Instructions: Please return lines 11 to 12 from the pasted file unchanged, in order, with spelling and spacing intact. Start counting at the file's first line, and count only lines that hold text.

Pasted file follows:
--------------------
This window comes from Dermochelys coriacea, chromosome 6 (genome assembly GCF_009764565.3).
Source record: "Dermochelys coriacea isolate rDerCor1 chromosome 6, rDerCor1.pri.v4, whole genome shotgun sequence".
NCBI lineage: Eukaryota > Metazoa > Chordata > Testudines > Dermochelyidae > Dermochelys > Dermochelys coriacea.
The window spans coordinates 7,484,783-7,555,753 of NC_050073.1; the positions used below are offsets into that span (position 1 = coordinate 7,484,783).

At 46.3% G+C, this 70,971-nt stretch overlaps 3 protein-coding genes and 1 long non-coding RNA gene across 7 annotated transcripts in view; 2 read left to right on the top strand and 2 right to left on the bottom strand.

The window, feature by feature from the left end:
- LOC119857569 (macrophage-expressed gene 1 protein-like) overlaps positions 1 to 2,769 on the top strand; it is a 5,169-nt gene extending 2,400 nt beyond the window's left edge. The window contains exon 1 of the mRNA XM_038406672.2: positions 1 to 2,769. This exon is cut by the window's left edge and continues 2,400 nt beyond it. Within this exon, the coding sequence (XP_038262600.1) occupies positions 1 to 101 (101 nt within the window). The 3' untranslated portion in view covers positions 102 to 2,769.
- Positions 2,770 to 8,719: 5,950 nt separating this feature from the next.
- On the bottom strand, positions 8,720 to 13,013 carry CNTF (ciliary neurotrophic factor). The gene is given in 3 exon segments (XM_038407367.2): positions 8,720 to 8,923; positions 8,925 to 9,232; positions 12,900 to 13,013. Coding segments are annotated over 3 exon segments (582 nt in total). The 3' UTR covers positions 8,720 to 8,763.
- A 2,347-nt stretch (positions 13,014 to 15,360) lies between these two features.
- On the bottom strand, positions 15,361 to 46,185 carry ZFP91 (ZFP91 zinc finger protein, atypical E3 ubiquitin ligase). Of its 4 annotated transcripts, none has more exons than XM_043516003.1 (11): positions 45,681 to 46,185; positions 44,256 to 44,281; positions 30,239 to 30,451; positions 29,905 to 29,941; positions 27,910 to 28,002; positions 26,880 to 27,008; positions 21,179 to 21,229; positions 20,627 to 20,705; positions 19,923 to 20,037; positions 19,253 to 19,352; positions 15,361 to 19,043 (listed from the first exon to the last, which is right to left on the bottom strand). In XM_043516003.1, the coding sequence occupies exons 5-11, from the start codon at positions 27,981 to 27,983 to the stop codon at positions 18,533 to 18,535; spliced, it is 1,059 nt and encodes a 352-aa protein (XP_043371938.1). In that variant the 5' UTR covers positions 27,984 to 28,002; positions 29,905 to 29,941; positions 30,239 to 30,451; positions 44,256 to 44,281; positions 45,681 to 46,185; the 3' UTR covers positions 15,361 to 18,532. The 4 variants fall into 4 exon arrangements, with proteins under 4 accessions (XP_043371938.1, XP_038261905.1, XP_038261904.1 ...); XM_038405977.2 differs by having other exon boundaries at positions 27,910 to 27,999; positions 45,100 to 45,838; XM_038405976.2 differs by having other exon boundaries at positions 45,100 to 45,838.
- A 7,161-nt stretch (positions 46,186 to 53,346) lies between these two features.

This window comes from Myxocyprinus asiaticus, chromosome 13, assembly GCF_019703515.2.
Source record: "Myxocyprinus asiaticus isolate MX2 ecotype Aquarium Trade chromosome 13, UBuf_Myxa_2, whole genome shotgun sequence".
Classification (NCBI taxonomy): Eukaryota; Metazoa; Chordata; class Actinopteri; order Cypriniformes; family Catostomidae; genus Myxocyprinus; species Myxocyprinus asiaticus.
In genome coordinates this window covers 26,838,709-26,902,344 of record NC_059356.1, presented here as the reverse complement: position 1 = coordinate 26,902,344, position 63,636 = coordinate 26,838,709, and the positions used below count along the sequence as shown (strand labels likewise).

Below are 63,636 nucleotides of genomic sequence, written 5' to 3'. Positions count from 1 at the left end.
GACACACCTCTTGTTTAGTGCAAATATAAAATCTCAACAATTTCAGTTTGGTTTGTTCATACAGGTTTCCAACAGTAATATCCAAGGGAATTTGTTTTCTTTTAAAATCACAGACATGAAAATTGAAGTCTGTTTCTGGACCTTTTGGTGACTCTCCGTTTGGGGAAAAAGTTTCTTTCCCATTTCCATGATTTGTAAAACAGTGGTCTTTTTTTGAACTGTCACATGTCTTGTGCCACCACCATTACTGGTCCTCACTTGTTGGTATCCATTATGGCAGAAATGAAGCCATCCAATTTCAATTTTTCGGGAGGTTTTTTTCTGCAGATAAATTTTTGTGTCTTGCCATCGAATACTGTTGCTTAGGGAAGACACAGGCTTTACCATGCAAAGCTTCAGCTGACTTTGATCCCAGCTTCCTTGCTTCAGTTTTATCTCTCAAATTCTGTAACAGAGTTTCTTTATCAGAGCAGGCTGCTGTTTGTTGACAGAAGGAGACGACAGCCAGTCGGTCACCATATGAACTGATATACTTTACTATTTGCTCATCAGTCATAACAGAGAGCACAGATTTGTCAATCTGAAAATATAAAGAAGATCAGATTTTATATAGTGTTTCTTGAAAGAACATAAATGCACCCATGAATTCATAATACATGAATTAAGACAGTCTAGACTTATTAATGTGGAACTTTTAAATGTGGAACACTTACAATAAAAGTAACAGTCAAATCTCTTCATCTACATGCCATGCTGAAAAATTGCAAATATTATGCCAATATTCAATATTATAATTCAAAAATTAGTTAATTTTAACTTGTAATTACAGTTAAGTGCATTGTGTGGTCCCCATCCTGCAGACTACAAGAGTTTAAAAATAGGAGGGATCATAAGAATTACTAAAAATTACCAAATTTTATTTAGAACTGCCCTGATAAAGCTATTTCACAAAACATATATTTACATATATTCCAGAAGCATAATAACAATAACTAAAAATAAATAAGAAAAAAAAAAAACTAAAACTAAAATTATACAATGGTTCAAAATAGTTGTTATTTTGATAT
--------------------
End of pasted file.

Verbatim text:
- On the bottom strand, positions 15,361 to 46,185 carry ZFP91 (ZFP91 zinc finger protein, atypical E3 ubiquitin ligase). Of its 4 annotated transcripts, none has more exons than XM_043516003.1 (11): positions 45,681 to 46,185; positions 44,256 to 44,281; positions 30,239 to 30,451; positions 29,905 to 29,941; positions 27,910 to 28,002; positions 26,880 to 27,008; positions 21,179 to 21,229; positions 20,627 to 20,705; positions 19,923 to 20,037; positions 19,253 to 19,352; positions 15,361 to 19,043 (listed from the first exon to the last, which is right to left on the bottom strand). In XM_043516003.1, the coding sequence occupies exons 5-11, from the start codon at positions 27,981 to 27,983 to the stop codon at positions 18,533 to 18,535; spliced, it is 1,059 nt and encodes a 352-aa protein (XP_043371938.1). In that variant the 5' UTR covers positions 27,984 to 28,002; positions 29,905 to 29,941; positions 30,239 to 30,451; positions 44,256 to 44,281; positions 45,681 to 46,185; the 3' UTR covers positions 15,361 to 18,532. The 4 variants fall into 4 exon arrangements, with proteins under 4 accessions (XP_043371938.1, XP_038261905.1, XP_038261904.1 ...); XM_038405977.2 differs by having other exon boundaries at positions 27,910 to 27,999; positions 45,100 to 45,838; XM_038405976.2 differs by having other exon boundaries at positions 45,100 to 45,838.
- A 7,161-nt stretch (positions 46,186 to 53,346) lies between these two features.